- The color of soils are important, dark soils are warmer and aid ripening, giving lusher fruit and flavors than light colored soils. Texture and friability are also important, dense soils are late ripening and will give more herbaceous flavors, while loose, stony soils are early ripening and will give fruit forward flavors.
- Nitrogen content is important, too much nitrogen can be bad, since the vine will produce large amounts of leaves and shoots, instead of focusing on the fruit. Nitrogen also affects the way yeasts metabolize musts.
- Too much potassium content must be avoided, since it can reduce precious wine acidity. Of course, the wine grower can work the soil to keep its balance. Calcium in soils, on the other hand, increases the pH (acidity) producing fresher wines.
- High levels of organic matter are to be avoided. Contrary to popular belief, what works for other fruits and vegetables, doesn’t work for viticulture. Too fertile soils are not something to look forward to, since they produce excess vigor in vines, and favor roots that grow sideways. Very infertile soils are better, because they encourage the vines to go deeper in search of nutrients and minerals, as well as a water table. It’s said that vines grow where nothing else grows and that some stress (always avoiding extremes) will yield very concentrated wines.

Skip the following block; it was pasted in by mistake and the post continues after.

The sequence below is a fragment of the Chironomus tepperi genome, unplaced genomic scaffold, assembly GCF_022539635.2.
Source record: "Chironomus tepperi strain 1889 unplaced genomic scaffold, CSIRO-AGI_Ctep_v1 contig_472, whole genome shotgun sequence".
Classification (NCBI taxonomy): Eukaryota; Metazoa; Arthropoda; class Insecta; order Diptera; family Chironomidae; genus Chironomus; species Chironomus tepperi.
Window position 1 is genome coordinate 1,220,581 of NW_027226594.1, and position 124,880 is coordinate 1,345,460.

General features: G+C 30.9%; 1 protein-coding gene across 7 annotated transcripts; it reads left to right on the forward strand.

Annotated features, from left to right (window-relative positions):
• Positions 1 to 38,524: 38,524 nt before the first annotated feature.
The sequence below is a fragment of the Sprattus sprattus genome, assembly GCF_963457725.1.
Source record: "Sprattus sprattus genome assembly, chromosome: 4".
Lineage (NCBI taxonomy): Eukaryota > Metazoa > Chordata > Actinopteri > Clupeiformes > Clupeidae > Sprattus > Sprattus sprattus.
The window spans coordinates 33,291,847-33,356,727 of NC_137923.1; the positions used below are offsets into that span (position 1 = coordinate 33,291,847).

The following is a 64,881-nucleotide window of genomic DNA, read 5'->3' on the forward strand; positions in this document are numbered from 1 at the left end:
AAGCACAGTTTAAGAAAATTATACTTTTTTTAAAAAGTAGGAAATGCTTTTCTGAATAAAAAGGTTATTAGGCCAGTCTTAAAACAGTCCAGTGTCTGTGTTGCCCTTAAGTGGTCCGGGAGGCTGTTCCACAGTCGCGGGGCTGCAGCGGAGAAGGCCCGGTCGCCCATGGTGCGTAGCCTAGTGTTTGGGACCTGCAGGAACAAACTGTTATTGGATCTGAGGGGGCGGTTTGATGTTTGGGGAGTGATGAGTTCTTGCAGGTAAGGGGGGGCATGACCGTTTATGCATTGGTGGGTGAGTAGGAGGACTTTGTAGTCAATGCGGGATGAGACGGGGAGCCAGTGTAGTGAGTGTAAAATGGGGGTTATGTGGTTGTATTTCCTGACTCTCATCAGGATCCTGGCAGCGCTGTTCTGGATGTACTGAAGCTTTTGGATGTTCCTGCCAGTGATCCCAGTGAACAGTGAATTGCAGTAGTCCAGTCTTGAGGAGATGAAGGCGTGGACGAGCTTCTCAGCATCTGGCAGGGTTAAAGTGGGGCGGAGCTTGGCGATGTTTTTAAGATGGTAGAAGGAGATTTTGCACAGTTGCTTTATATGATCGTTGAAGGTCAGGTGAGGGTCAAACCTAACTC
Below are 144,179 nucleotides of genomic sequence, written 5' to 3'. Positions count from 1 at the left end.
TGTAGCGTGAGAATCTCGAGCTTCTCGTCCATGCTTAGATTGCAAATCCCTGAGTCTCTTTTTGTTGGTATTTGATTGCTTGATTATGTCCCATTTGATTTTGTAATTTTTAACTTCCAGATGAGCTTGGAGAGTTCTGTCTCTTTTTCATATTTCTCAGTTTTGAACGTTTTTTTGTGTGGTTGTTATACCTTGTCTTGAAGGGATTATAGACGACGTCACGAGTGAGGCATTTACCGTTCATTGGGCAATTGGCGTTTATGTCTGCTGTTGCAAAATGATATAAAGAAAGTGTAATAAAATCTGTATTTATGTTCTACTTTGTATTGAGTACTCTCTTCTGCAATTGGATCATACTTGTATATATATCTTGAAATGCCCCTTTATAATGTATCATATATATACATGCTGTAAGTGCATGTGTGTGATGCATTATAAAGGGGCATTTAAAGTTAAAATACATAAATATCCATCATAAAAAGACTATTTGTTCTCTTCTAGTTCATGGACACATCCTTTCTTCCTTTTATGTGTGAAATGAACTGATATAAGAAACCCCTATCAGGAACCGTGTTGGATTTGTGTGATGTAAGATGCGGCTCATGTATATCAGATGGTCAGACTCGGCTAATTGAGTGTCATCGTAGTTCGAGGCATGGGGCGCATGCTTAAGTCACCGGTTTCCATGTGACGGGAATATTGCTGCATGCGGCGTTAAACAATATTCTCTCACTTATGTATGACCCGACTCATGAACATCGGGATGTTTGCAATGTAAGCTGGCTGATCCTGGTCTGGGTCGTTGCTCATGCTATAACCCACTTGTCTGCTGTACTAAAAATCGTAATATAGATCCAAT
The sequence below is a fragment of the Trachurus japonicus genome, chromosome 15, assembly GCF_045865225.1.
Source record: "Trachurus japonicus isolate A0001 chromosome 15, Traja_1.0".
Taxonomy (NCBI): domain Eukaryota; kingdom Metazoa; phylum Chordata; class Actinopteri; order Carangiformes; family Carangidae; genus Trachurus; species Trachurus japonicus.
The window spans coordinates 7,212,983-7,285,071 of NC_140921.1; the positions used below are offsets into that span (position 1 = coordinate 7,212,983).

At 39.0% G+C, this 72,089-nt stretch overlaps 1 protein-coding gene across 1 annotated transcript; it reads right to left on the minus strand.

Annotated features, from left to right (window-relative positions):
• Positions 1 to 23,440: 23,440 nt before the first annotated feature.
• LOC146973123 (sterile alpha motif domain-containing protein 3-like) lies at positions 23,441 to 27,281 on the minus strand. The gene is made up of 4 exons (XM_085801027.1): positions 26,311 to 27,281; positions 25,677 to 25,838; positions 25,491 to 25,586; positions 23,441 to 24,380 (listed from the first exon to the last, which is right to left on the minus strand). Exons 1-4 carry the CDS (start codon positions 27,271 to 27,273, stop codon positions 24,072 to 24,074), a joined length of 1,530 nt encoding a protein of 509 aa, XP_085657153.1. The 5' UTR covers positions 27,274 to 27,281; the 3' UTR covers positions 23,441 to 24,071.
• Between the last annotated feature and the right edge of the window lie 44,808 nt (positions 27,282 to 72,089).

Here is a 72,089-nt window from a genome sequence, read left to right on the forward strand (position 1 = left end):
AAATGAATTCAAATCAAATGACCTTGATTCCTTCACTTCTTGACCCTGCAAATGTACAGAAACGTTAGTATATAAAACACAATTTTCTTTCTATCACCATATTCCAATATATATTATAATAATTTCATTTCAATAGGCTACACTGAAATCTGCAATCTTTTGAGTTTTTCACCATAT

Now, every time I write about an appellation, I indicate the contribution of its soils in the style of the wine and how it affects the final product. Of course, the anti-terroirists usually would say that the wine is the result of winemaking and that nobody can taste the soil in the glass. But I disagree, certain wine flavors come from the soils, such as the smoke present in the wines of the Mosel (from slate rich soils), or minerality present in the wine of Priorat (from llicorella soils) and for this reason only, I listed some of the most important soils below and what they provide to the wines we’ve grown to love so much.